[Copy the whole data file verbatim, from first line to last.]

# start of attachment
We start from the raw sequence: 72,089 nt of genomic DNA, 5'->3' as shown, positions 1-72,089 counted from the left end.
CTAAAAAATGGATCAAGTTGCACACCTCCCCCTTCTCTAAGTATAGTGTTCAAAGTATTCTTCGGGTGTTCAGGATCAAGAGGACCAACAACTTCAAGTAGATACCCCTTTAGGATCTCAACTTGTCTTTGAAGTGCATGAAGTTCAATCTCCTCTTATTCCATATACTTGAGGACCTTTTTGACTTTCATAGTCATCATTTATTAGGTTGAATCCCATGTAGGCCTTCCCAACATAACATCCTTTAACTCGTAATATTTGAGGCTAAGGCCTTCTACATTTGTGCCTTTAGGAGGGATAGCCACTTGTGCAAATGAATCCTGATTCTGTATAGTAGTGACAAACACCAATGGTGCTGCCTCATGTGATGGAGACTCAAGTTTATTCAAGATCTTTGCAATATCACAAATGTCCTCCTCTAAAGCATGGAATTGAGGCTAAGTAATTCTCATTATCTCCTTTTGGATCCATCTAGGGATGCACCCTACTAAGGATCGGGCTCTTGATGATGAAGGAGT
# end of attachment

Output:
We start from the raw sequence: 72,089 nt of genomic DNA, 5'->3' as shown, positions 1-72,089 counted from the left end.
CTAAAAAATGGATCAAGTTGCACACCTCCCCCTTCTCTAAGTATAGTGTTCAAAGTATTCTTCGGGTGTTCAGGATCAAGAGGACCAACAACTTCAAGTAGATACCCCTTTAGGATCTCAACTTGTCTTTGAAGTGCATGAAGTTCAATCTCCTCTTATTCCATATACTTGAGGACCTTTTTGACTTTCATAGTCATCATTTATTAGGTTGAATCCCATGTAGGCCTTCCCAACATAACATCCTTTAACTCGTAATATTTGAGGCTAAGGCCTTCTACATTTGTGCCTTTAGGAGGGATAGCCACTTGTGCAAATGAATCCTGATTCTGTATAGTAGTGACAAACACCAATGGTGCTGCCTCATGTGATGGAGACTCAAGTTTATTCAAGATCTTTGCAATATCACAAATGTCCTCCTCTAAAGCATGGAATTGAGGCTAAGTAATTCTCATTATCTCCTTTTGGATCCATCTAGGGATGCACCCTACTAAGGATCGGGCTCTTGATGATGAAGGAGT